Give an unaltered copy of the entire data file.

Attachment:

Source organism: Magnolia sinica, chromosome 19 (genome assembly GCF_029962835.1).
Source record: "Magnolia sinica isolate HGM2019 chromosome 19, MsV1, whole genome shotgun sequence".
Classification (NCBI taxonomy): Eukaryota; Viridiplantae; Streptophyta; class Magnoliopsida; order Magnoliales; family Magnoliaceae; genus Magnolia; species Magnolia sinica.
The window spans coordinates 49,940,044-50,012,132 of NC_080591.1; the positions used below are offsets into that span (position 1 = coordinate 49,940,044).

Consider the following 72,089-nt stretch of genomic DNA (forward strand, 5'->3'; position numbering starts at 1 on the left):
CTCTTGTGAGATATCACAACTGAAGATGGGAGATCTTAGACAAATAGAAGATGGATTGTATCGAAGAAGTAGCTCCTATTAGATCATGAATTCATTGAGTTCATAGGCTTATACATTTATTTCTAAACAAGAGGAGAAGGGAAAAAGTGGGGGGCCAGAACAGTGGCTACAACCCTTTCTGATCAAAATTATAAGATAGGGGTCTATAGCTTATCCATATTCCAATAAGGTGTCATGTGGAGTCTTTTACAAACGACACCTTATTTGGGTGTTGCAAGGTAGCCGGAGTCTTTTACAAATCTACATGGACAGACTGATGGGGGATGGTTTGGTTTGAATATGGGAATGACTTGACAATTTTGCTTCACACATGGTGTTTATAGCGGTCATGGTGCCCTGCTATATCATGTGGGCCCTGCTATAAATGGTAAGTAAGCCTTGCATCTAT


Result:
Source organism: Magnolia sinica, chromosome 19 (genome assembly GCF_029962835.1).
Source record: "Magnolia sinica isolate HGM2019 chromosome 19, MsV1, whole genome shotgun sequence".
Classification (NCBI taxonomy): Eukaryota; Viridiplantae; Streptophyta; class Magnoliopsida; order Magnoliales; family Magnoliaceae; genus Magnolia; species Magnolia sinica.
The window spans coordinates 49,940,044-50,012,132 of NC_080591.1; the positions used below are offsets into that span (position 1 = coordinate 49,940,044).

Consider the following 72,089-nt stretch of genomic DNA (forward strand, 5'->3'; position numbering starts at 1 on the left):
CTCTTGTGAGATATCACAACTGAAGATGGGAGATCTTAGACAAATAGAAGATGGATTGTATCGAAGAAGTAGCTCCTATTAGATCATGAATTCATTGAGTTCATAGGCTTATACATTTATTTCTAAACAAGAGGAGAAGGGAAAAAGTGGGGGGCCAGAACAGTGGCTACAACCCTTTCTGATCAAAATTATAAGATAGGGGTCTATAGCTTATCCATATTCCAATAAGGTGTCATGTGGAGTCTTTTACAAACGACACCTTATTTGGGTGTTGCAAGGTAGCCGGAGTCTTTTACAAATCTACATGGACAGACTGATGGGGGATGGTTTGGTTTGAATATGGGAATGACTTGACAATTTTGCTTCACACATGGTGTTTATAGCGGTCATGGTGCCCTGCTATATCATGTGGGCCCTGCTATAAATGGTAAGTAAGCCTTGCATCTAT